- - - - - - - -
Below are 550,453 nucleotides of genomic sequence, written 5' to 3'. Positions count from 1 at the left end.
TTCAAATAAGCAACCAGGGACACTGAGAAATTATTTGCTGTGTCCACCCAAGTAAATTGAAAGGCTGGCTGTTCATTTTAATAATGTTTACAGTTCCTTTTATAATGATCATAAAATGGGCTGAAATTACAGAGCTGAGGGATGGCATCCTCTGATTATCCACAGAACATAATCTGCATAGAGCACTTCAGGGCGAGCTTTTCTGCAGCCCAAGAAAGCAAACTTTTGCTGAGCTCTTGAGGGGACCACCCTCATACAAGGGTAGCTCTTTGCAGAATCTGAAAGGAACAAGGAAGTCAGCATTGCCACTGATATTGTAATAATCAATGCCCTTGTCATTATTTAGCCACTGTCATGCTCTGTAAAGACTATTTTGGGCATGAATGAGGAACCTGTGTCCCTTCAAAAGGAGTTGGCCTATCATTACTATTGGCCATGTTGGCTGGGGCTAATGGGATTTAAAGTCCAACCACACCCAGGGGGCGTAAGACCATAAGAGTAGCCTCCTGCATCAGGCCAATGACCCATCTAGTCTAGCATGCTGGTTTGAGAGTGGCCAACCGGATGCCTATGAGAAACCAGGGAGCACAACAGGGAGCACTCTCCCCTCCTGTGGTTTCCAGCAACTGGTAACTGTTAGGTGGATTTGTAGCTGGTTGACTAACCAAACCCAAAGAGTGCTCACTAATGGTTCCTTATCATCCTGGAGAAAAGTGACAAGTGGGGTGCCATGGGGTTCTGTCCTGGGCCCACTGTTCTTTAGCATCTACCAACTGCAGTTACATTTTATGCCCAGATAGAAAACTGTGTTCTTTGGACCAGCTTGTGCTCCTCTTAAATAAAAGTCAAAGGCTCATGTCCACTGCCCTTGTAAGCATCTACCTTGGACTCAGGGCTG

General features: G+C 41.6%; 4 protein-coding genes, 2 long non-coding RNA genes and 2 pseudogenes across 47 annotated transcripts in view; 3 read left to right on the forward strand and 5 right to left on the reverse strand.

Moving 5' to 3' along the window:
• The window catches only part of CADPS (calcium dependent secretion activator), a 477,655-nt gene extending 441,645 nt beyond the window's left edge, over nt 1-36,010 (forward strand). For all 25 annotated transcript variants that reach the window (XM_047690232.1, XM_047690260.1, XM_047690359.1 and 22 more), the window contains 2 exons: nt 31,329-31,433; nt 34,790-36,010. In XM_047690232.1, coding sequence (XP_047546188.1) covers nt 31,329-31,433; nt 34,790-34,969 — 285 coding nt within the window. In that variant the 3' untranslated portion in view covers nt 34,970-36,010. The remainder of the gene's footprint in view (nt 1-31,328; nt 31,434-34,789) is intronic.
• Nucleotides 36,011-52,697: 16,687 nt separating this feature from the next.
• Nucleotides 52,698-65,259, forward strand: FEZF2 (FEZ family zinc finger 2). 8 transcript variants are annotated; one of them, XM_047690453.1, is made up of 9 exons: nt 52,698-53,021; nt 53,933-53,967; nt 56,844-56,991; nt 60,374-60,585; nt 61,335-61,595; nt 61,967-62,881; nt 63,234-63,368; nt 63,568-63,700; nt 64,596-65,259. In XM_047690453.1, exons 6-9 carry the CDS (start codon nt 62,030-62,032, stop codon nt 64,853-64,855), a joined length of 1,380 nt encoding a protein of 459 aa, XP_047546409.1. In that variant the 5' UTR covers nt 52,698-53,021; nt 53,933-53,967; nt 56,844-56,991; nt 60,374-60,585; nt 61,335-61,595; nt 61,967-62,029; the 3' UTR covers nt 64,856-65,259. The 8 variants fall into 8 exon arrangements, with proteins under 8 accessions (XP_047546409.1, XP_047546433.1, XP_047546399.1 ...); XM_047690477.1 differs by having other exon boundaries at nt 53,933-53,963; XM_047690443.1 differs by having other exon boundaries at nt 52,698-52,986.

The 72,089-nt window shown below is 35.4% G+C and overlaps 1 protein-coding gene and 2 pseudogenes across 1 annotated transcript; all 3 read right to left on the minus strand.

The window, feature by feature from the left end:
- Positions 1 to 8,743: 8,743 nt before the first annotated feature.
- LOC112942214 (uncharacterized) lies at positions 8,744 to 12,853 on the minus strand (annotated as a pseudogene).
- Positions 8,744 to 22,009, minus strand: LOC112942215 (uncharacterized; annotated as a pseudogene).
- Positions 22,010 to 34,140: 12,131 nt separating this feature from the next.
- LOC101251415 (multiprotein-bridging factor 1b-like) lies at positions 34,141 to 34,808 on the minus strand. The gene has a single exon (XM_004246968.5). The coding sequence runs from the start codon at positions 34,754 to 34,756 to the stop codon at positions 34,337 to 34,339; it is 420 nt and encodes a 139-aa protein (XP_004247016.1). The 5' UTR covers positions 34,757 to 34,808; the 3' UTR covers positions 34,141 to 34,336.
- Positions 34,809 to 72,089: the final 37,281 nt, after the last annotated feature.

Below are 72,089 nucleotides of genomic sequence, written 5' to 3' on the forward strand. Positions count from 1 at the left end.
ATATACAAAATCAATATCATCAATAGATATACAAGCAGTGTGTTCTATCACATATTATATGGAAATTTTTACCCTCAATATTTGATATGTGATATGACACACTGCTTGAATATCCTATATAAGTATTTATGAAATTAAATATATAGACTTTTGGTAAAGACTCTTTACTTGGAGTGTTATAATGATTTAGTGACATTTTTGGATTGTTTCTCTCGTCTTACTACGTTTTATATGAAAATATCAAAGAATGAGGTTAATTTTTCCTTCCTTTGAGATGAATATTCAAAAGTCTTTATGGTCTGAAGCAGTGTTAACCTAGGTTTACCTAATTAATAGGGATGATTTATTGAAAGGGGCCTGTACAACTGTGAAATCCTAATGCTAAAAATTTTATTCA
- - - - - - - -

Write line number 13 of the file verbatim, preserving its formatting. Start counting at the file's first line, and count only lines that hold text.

- Positions 22,010 to 34,140: 12,131 nt separating this feature from the next.